The constitution and possibility of Panun Kashmir
by Ramesh Manvati on 07 Aug 2016 13 Comments

On the fifth day of first session of the Constituent Assembly, under the chairmanship of Dr. Rajendra Prasad, while moving the aims and objectives of the draft Constitution of India, in New Delhi on 13 December 1946, Pandit Jawaharlal Nehru, stated:  

“…Laws are made of words but this resolution is something higher than the law. It is not a law; but it is something that breathes life in human minds. It is a declaration. It is a firm resolve. It is a pledge and an undertaking and it is for all of us, I hope, a declaration…”


Kashmiri Pandits continue to be in forced exile since early 1990. The ground realities in the valley, too well known, have deterred them to return to their roots till date. Separatists’ weaponry may have diminished; separatist mindset, now widened, continues to rule the roost. What can be more shameful than the helplessness of a duly elected government in the state issuing an “appeal” to separatists (responsible for the plight of exiled community) to “come up with suggestions” on how to rehabilitate them?


The light at the end of this dark tunnel of exile, spanning nearly 27 years as of now, continues to elude the ethnically cleansed Hindu minority. The displaced community, rendered refugees within their own country, is labeled, sadly, as ‘migrants’. More than a thousand of their brethren, age and sex no bar, have been mercilessly massacred. But none has been held accountable; nor have the perpetrators been brought to justice, till date. 


Such refugees, having been forced to flee their place of origin, either due to terrorism or other considerations (that pose threat to their life and liberty), are universally recognized and treated as “Internally Displaced Persons” (IDPs) based on UN conventions. Exiled Kashmiri Hindus continue to be treated with a different yard stick in their own courtyard.


Those who argue that recognizing exiled Kashmiri Pandits as IDPs and creating a separate Homeland of Panun Kashmir is “not possible” as per the Indian Constitution, must realize that the Constitution is not immutable. The framers of our Constitution were visionary enough to allow provision for amendment. It has already been amended over a hundred times. In fact, it may well be the most frequently amended Constitution in the world.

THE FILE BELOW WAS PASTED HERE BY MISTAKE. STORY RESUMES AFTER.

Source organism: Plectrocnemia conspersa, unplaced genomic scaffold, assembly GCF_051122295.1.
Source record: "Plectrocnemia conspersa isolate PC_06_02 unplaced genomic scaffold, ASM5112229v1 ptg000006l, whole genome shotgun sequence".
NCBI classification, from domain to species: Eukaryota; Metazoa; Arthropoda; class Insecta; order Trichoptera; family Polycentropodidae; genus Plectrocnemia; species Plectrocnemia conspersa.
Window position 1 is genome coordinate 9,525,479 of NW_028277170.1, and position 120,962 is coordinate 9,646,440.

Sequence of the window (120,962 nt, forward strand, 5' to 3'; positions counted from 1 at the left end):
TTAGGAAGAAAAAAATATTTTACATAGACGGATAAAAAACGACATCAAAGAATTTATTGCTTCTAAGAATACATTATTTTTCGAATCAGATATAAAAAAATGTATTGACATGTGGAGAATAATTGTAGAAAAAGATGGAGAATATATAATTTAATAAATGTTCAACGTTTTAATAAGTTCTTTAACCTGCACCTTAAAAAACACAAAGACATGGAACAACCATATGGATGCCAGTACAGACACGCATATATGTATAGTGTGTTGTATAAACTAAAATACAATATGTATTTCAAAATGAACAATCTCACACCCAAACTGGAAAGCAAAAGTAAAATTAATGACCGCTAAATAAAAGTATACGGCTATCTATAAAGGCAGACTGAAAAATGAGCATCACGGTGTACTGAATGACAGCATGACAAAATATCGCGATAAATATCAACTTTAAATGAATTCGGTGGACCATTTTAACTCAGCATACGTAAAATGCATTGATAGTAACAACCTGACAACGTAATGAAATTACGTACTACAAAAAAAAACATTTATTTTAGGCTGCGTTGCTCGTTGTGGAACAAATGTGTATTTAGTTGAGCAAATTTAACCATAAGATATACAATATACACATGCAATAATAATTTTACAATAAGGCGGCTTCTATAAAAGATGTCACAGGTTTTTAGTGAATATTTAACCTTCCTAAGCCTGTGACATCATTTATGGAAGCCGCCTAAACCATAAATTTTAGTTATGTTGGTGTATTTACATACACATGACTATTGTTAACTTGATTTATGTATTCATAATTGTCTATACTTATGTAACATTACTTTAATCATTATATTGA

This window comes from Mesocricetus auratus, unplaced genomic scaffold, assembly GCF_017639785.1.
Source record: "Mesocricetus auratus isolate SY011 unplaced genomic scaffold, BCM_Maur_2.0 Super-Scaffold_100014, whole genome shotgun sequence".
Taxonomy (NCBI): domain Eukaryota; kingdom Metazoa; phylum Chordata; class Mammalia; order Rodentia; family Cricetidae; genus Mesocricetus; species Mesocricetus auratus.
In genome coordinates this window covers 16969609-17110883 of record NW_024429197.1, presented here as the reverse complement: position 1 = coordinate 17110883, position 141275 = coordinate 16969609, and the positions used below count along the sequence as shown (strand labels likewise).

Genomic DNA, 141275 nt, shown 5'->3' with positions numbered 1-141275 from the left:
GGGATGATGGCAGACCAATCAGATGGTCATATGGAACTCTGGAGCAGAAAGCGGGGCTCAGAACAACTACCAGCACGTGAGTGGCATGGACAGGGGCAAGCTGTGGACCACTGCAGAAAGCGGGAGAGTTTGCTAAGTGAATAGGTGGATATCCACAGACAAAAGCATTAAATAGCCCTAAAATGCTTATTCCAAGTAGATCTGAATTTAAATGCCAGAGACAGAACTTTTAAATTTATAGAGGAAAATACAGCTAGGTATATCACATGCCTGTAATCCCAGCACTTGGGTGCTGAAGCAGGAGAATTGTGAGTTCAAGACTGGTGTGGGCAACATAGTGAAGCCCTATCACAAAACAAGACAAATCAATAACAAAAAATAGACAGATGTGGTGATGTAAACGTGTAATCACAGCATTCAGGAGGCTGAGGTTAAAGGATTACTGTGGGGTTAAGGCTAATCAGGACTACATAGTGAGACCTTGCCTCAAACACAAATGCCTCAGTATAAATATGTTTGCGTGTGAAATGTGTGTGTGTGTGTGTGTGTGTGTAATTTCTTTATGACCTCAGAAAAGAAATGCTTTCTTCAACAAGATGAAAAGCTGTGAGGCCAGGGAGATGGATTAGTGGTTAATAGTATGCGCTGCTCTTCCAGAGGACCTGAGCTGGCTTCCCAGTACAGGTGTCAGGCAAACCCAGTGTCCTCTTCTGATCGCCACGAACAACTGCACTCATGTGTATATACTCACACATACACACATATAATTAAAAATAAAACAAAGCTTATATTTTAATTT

The removal of Article 370, being a “Temporary” provision of the Constitution, should not be “impossible”, as some believe, for the ruling dispensation at the Centre. The then Chief Minister of J&K sate, late G.M Sadiq, told a group of 15 visiting journalists from Maharashtra, Gujarat and Punjab on the evening of 12 May 1966, “Unless the economic condition of this state improved considerably, people of other states would not be allowed to settle here, buy property or secure employment”.


Economic concerns may have been valid fifty years back. Now, J&K is definitely a better-off state. What prevented /prevents Union Governments (previously the UPA and now the NDA) from removing the temporary provision of Article 370?


Some ask childish questions like what is the “first-step” that “PK-ites” propose to take to achieve ‘Homeland’ as envisioned in Margdarshan resolution of December 1991. The legitimate questions include


(a) Whether the exiled Kashmiri Pandits, facing the seventh exodus now (and reduced to a “reverse minority” from being the earliest inhabitants and majority community of the valley with more than 5000 years of rich and recorded history), deserved what they have gone through – not only in the recent past in independent India, guided by the very ‘Constitution’ that some claim can’t be amended, but over the centuries since the advent of Islam in the valley around the 14th century?


(b) Whether what the exiled community is rightfully and legitimately demanding within the framework of that spirit “of a pledge, an undertaking” given by the worthy prime movers of our Constitution, is just or not?


(c) When many States have been reorganized in the past, why J&K cannot be reorganized, given the deep simmering discontent and diverse nature of its three distinct regions - Jammu, Kashmir and Ladakh?


(d) In a country where Sanskrit, the sacred repository of our great heritage and civilization, should have been a mandatory language of national curriculum in schools (at least up to 10th standard, with due respect to the current National language and all regional languages), it is thought okay in our home state to accept Persio-Arabic, a foreign script, even for the valley’s own mother tongue, ‘Koshur’.


Sadly, ‘Koshur’ is not even the official language - which it ought to have been. Similarly, the Sharada script that was in use in the valley till at least the last century, though on a much reduced scale, has virtually gone into oblivion because of the forced imposition of a foreign script and language (like Persian in the 15th century). The willful neglect and apathy of centuries continues to date. Any literary work of Koshur language, even in the popular Devanagari script, has no official recognition in the State. Why?


The United Nations declaration of 18 December 1992, the main guiding principle of the National Commission for Minorities in India, affirms that “States shall protect the existence of the National or Ethnic, Cultural, Religious and Linguistic identity of minorities within their respective territories and encourage conditions for the promotion of that identity”. Has the Indian State not failed to protect such universal Rights of exiled Pandits from Kashmir?